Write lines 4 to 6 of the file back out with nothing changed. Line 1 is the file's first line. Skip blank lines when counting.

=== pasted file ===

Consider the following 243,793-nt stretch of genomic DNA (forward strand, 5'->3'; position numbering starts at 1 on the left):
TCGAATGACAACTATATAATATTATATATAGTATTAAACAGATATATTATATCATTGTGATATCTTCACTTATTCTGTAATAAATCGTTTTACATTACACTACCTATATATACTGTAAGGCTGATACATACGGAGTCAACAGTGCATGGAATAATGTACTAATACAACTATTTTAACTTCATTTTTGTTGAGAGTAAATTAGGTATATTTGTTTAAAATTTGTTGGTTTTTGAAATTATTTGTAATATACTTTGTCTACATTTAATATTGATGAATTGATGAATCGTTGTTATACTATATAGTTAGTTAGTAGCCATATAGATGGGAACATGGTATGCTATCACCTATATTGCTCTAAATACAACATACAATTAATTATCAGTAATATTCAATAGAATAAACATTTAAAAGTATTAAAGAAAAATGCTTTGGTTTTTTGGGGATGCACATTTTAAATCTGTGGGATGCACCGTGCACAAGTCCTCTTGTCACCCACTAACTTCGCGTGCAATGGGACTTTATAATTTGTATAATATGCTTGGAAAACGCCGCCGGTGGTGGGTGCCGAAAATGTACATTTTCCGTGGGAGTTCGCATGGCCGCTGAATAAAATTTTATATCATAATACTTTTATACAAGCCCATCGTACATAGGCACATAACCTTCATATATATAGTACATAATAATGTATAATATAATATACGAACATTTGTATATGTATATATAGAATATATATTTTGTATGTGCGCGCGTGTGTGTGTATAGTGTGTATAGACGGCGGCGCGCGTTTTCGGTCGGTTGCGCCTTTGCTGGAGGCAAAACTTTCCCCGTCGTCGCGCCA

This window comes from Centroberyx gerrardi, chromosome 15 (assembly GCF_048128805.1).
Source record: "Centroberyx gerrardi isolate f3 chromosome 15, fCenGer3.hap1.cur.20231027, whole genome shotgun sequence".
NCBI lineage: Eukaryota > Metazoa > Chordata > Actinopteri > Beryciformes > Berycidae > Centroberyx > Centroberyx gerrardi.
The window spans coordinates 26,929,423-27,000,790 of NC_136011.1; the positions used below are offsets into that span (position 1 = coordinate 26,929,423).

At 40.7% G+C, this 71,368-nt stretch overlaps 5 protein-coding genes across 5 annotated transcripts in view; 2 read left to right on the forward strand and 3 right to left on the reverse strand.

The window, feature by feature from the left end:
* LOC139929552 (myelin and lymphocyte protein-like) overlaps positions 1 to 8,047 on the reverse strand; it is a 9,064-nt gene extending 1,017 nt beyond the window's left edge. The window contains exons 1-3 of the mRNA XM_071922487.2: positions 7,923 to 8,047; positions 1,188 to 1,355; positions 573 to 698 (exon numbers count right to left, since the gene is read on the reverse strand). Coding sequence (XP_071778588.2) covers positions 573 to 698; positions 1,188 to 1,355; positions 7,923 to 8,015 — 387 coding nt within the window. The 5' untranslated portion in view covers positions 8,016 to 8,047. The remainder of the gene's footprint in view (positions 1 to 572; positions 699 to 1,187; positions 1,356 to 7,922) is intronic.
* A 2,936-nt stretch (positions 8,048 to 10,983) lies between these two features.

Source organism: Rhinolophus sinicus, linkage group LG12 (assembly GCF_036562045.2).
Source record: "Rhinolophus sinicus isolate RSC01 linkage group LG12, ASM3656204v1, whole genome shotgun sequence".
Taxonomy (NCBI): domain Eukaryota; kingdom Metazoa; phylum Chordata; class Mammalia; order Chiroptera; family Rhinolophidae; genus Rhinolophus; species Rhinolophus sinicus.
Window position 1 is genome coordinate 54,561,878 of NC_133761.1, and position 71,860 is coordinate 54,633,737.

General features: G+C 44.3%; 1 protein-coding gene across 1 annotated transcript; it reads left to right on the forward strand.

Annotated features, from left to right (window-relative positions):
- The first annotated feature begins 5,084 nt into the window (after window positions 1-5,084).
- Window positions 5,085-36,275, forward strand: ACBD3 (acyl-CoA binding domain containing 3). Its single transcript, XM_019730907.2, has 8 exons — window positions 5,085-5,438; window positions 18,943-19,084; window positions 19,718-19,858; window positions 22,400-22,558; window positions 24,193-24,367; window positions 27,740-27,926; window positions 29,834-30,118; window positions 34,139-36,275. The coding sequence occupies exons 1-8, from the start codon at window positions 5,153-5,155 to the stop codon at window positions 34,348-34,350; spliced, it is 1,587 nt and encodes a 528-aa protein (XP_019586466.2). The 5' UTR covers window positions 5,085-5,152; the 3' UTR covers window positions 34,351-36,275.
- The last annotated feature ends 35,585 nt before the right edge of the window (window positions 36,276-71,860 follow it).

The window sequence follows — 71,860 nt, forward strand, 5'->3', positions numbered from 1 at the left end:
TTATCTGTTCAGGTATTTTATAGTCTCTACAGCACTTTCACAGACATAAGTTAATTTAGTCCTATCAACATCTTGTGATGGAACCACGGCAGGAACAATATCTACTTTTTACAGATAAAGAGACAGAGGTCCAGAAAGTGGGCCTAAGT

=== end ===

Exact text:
Source record: "Centroberyx gerrardi isolate f3 chromosome 15, fCenGer3.hap1.cur.20231027, whole genome shotgun sequence".
NCBI lineage: Eukaryota > Metazoa > Chordata > Actinopteri > Beryciformes > Berycidae > Centroberyx > Centroberyx gerrardi.
The window spans coordinates 26,929,423-27,000,790 of NC_136011.1; the positions used below are offsets into that span (position 1 = coordinate 26,929,423).